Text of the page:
- Christian recently walked the Medfield section with Joe Hattum who runs Iron Horse Preservation, a nonprofit company that builds rail trails in exchange for the right to salvage the metal from the rails. The good news learned from Joe was that the Medfield section has mostly heavier gauge tracks, meaning there is more iron, meaning there is more salvage value, and meaning Joe says that Iron Horse can provide Medfield with a stone dust trail for no cost to the town at all, whereas other towns have had to pay something to get their rail trails.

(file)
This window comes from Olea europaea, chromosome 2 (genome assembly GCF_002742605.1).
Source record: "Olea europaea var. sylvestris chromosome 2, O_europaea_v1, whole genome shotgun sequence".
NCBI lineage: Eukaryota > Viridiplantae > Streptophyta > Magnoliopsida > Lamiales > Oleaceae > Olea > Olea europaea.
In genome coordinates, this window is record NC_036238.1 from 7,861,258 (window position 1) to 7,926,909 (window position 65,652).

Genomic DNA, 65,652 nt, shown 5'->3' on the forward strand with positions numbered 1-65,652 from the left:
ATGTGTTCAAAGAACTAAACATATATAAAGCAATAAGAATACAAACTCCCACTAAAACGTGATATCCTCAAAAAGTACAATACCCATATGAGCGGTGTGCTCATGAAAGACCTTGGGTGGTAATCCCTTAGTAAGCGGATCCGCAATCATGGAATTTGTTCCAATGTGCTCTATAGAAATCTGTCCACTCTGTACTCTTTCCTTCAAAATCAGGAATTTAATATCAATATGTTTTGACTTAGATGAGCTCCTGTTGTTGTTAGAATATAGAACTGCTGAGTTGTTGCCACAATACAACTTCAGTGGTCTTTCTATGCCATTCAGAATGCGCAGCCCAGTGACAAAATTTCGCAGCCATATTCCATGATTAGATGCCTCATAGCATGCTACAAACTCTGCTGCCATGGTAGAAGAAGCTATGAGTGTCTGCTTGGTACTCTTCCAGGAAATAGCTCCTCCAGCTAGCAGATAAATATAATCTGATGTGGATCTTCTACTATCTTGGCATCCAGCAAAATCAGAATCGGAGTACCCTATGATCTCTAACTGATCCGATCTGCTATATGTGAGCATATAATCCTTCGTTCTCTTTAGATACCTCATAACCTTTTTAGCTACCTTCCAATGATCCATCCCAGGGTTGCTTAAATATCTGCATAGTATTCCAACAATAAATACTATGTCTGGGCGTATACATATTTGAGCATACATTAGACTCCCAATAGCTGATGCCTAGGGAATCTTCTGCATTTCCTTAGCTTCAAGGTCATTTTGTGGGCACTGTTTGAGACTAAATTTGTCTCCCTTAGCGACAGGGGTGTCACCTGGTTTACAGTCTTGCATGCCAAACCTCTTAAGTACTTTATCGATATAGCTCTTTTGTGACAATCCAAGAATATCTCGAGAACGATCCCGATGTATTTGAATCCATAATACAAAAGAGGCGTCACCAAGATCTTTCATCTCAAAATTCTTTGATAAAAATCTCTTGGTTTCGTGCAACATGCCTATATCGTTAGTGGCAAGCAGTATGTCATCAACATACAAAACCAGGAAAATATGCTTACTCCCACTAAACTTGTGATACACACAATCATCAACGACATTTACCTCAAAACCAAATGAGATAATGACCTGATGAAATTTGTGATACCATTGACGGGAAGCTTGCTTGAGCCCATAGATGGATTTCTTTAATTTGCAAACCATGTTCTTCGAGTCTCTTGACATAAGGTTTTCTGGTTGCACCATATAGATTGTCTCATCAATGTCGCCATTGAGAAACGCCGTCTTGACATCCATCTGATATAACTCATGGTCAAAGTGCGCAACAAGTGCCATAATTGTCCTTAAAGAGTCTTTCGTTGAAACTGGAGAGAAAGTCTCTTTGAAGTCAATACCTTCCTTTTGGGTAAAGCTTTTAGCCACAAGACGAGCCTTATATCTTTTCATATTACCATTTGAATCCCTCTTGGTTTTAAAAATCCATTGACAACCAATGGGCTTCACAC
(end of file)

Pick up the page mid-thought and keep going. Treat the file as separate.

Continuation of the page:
- Christian reports that while Newton and Needham opted to pay the approximate $25,000 cost for the insurance against third party liability for those being injured by the environmental hazards along the rail trail, many more towns by far have opted to proceed without that insurance due the the exceedingly low risk that the towns would ever have to indemnify the MBTA under the contractual obligations that the MBTA requires towns to accept as part of the 99 year lease of the right of way. Christian and I agree that the Medfield section probably is unlikely to have been heavily polluted with hazardous wastes, and that it is highly unlikely that a rail trail user would ever be harmed by hazardous waste while using the Medfield section of the Bay Colony Rail Trail. Therefore, if Medfield decides to forgo the insurance, Medfield could have its own section of the Bay Colony Rail Trail without cost if a future town meeting opts to proceed.